It’s already shaping up as a very expensive year to be living in Falls Church, given the robust rise in real estate assessments out this week, the ambitious plans at City Hall to renovate or rebuild City Hall, the library, Mt. Daniel Elementary and George Mason High School in the next few years, and the fierce intention of the Schools’ superintendent and School Board to maintain the excellence of the school system, now fastest growing in the entire region for just that reason.
The parameters of all this are now coming into definition as the annual budget process is being rolled out, geared toward final decisions on a new tax rate, City financial transfer to the schools and other matters that must wind up matching projected revenues to projected expenditures for the coming fiscal year beginning on July 1.
On top of all these matters, for the first time this year, will be a new tax on residents, the so-called Stormwater Utility Fund that will spread the misery of paying for the federally- and state-mandated environmental upgrades to the quality of the waste water that’s allowed to flow out of the City toward the Chesapeake Bay, and to pay for better management of the runoff from big storms to avoid a lot of the basement flooding and other unhappy results of such storms in recent years.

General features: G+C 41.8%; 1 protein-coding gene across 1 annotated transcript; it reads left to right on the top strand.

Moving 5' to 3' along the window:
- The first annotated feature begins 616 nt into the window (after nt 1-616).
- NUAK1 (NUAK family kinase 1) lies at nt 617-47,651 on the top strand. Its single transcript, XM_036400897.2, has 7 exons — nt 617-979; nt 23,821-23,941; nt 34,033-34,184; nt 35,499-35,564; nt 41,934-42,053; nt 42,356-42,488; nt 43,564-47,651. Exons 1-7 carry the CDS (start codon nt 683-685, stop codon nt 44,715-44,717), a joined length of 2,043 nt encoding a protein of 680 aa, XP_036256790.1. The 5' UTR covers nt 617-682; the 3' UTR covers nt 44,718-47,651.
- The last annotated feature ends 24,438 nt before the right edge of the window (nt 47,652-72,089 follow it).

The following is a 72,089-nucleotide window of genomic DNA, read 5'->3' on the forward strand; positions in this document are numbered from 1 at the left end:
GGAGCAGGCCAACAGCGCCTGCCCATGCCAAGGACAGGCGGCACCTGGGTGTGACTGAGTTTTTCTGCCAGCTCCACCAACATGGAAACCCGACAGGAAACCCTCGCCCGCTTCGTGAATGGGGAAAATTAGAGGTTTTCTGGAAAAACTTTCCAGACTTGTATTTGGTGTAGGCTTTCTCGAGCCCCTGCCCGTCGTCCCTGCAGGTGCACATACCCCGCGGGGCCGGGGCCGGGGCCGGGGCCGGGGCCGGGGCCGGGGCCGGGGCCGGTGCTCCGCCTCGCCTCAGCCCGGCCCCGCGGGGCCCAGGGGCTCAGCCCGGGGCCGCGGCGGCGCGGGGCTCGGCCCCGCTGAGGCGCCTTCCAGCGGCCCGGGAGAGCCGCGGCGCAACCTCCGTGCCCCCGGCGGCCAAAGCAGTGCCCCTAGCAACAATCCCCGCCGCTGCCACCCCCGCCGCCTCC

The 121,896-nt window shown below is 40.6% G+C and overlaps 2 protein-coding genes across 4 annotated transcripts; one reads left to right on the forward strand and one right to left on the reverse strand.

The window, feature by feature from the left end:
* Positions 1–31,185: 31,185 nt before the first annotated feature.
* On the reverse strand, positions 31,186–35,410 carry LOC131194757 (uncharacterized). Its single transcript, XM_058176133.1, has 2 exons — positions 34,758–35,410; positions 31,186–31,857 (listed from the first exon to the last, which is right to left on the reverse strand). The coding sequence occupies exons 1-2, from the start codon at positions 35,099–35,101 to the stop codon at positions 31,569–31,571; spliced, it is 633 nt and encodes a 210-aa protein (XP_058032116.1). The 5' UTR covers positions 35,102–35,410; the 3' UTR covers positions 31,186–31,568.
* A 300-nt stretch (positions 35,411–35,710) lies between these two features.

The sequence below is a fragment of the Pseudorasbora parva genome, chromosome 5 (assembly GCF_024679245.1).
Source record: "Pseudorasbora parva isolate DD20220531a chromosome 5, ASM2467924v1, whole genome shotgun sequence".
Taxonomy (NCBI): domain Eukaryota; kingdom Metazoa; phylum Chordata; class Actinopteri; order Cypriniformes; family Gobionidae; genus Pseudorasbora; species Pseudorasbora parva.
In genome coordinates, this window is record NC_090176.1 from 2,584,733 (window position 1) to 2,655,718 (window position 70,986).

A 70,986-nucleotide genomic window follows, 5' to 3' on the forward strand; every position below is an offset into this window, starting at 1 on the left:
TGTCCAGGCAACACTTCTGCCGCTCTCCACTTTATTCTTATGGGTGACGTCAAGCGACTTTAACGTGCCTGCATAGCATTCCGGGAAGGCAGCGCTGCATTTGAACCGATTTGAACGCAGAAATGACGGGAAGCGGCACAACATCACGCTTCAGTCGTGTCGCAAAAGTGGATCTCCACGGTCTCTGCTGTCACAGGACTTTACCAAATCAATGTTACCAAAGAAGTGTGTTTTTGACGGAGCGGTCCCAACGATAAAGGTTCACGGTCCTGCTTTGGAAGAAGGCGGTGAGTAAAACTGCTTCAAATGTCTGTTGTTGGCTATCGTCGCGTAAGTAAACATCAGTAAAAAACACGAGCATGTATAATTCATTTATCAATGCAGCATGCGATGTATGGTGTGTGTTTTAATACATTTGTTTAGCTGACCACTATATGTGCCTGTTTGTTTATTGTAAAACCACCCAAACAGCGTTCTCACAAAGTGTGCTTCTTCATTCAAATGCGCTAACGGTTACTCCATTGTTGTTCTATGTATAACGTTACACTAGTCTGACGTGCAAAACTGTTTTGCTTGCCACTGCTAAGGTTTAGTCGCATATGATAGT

For any citizen who wants to jump in on this, there will be many public hearings and events where both learning and speaking out will be encouraged. In a City the size of Falls Church, there are plenty of opportunities for mice to roar, proverbially speaking, and be heard. But the bottom line is that there’s no way that what we’re going to wind up with – in a final Fiscal Year 2015 budget to be adopted in late April – is going to be cheap.
In our view, since so many residents are busy people working outside the City, mostly in the corridors of power in nearby Washington, D.C., when the tax bills are sent out in May – with the Stormwater Utility surcharge – there’s going to be a lot of consternation and angst. Especially for persons “aging in place” on fixed incomes here, the shock may carry more existential overtones. It is a fearful prospect for someone to be confronted with being unable to pay their bills and to possibly lose their home.
The time is already short, but the City Council needs to come to grips over the next couple of months with a much more generous tax deferral program for City residents who may be on the verge of extreme financial hardship given the rising costs here. There are programs in place to mitigate rising taxes for lower income persons who qualify, and before the Council starts adding up all the new costs, it should revisit that program with an eye to some real relief for those who need it.